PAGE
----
Oil hovered close to a 30-month high as civil unrest in Iran heightened concern about potential supply disruptions in OPEC’s third-biggest crude producer.
Futures held above $60 a barrel in New York. In Iran, the death toll mounted amid some of the most violent clashes in years between security forces and protesters. The country pumps about 3.8 million barrels a day. Last week’s 3.3 percent advance in the U.S. oil benchmark capped a 12 percent gain for 2017 as a OPEC, Russia and other major suppliers cooperated to curb a worldwide glut.
“There’s not a lot of bearish news out there right now,” said Phil Flynn, senior market analyst at Price Futures Group in Chicago. “The market is going to settle in” around $60 and likely move higher.
Oil rose in New York last year as the Organization of Petroleum Exporting Countries and its allies trimmed supplies. U.S. crude output has also slipped from a record high, with weekly production falling through Dec. 22 for the first time since mid-October. Any interruption to Iranian supply would be a significant shock to the market.
West Texas Intermediate for February delivery was down 5 cents to $60.37 a barrel at 10:11 a.m. on the New York Mercantile Exchange. In earlier trading, the contract touched $60.74, the highest intraday level since June 2015. Total volume traded was about 25 percent below the 100-day average.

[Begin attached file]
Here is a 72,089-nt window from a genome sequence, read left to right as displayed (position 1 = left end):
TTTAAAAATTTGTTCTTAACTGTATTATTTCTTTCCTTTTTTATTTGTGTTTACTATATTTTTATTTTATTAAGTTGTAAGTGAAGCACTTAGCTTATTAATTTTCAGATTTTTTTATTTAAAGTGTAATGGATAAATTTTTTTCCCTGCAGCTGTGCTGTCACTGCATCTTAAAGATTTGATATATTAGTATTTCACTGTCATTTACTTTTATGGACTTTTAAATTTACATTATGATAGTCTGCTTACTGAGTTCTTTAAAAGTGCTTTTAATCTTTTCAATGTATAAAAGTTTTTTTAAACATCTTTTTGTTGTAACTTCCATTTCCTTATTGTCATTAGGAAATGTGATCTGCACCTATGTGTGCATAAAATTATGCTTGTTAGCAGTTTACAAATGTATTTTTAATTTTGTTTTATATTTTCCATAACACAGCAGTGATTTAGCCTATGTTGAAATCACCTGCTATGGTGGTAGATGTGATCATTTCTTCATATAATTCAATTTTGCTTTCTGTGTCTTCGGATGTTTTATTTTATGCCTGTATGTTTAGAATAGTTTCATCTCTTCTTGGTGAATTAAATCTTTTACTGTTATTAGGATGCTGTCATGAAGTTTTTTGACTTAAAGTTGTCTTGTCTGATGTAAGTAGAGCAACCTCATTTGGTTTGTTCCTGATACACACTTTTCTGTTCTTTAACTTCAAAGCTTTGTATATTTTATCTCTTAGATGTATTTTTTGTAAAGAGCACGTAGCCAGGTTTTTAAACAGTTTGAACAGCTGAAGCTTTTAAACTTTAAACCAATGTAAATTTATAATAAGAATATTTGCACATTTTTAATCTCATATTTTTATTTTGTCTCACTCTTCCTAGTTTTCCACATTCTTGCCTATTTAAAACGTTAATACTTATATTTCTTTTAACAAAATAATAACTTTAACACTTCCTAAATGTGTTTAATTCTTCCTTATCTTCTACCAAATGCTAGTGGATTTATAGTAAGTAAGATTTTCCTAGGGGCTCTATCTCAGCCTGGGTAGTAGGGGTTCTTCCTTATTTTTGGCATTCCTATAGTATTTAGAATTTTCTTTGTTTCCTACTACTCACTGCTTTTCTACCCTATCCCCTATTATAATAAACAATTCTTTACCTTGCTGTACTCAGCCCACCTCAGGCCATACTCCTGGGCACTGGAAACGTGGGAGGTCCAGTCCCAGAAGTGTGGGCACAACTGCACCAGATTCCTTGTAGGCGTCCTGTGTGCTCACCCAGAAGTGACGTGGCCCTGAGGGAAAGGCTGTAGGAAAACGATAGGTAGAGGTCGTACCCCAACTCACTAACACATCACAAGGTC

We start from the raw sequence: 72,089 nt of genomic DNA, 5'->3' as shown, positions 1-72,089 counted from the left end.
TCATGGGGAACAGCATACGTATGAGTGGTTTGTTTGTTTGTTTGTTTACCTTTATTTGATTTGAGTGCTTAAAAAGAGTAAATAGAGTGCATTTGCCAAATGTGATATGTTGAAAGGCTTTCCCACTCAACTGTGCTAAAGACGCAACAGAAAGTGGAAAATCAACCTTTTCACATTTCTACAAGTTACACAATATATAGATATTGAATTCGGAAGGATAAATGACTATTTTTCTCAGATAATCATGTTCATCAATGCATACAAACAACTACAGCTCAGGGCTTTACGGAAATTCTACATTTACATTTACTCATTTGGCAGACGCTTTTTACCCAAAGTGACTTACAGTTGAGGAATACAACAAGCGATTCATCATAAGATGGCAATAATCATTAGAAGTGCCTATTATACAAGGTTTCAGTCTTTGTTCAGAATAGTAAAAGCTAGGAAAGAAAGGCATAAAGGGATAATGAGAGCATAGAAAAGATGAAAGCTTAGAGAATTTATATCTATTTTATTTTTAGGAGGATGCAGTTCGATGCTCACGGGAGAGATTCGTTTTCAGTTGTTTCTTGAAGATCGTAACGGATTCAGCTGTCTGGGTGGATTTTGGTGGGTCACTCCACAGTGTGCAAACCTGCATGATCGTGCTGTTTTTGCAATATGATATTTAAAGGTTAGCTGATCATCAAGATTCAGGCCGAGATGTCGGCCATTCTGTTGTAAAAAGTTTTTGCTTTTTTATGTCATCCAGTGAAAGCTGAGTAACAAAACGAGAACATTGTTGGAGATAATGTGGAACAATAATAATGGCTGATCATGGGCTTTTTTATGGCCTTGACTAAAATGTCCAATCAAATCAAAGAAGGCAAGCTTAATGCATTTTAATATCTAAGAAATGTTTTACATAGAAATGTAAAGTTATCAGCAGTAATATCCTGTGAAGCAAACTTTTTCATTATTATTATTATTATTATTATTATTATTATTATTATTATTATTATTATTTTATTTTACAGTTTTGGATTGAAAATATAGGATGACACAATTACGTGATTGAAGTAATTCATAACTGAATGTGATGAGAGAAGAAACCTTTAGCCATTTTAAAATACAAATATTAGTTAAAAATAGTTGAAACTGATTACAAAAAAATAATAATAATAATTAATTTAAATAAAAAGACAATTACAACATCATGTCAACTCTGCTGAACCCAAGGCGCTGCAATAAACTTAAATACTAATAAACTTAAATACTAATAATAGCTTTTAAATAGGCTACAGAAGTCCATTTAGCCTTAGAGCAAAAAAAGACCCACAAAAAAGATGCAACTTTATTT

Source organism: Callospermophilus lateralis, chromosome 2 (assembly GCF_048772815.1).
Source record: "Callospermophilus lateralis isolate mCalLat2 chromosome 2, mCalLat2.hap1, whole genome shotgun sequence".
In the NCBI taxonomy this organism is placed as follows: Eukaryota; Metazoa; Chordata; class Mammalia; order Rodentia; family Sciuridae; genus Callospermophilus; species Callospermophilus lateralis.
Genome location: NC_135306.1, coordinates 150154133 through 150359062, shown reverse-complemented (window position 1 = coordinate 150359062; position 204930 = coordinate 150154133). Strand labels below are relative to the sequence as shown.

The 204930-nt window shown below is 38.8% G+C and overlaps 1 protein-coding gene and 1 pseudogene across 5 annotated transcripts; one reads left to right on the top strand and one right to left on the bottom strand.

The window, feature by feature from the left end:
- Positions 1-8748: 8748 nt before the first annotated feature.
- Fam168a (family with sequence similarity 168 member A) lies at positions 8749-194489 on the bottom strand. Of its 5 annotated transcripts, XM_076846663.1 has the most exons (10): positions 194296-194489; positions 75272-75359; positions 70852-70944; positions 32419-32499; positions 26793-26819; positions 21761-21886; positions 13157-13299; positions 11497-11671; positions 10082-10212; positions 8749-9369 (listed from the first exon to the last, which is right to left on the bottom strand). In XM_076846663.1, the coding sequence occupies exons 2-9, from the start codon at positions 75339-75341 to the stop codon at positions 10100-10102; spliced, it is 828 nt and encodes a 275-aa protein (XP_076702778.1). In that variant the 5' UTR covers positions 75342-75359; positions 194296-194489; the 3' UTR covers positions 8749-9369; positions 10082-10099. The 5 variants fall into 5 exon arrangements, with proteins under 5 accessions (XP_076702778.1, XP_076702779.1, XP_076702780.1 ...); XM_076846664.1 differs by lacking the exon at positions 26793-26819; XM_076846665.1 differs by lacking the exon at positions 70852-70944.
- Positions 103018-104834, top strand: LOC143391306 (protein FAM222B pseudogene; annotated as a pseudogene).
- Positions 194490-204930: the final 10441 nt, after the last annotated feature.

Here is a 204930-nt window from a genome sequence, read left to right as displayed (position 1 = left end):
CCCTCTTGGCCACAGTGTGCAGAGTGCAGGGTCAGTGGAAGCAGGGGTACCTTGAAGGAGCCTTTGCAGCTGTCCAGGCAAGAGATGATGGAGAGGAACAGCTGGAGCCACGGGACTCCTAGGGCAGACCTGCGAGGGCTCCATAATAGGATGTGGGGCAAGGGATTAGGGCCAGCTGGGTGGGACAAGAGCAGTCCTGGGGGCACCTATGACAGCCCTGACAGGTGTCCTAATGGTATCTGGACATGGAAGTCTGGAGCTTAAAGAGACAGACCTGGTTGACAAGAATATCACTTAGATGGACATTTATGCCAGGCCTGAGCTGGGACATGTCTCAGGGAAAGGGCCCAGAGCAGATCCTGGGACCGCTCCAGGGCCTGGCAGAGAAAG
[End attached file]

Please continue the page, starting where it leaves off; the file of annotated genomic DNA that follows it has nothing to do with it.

Brent for March settlement fell 20 cents to $66.67 on the London-based ICE Futures Europe exchange, and traded at a premium of $6.26 to WTI for the same month. The global benchmark crude rose about 18 percent last year for a second annual increase.
Though the Iranian unrest that began Thursday in the northeastern city of Mashhad initially targeted the government’s handling of the economy, the focus expanded within a day to the religious establishment and state security forces. Accounts varied, but as many as a dozen people may have died.
“I would not be surprised if any outcome of the current crisis would be ultimately negative for the oil price,” said Eugen Weinberg, head of commodities research at Commerzbank AG in Frankfurt. “Should the protests lead to regime change, it might attract massive new investments and result in higher output.”
U.S. drillers targeting crude kept the rig count unchanged for a second week at 747, Baker Hughes said on Friday. Repairs to a Libyan pipeline damaged on Dec. 26 were completed Saturday and delivery of oil to the Es Sider terminal has resumed, according to a person directly involved with the matter. The North Sea’s Forties Pipeline System, which carries crude used to price the Dated Brent benchmark, is fully operational after being shut early last month following the discovery of a crack. Russia’s oil industry continued its long-term expansion last year, with annual average production hitting a record even as President Vladimir Putin joined forces with OPEC to clear a global glut and lift prices.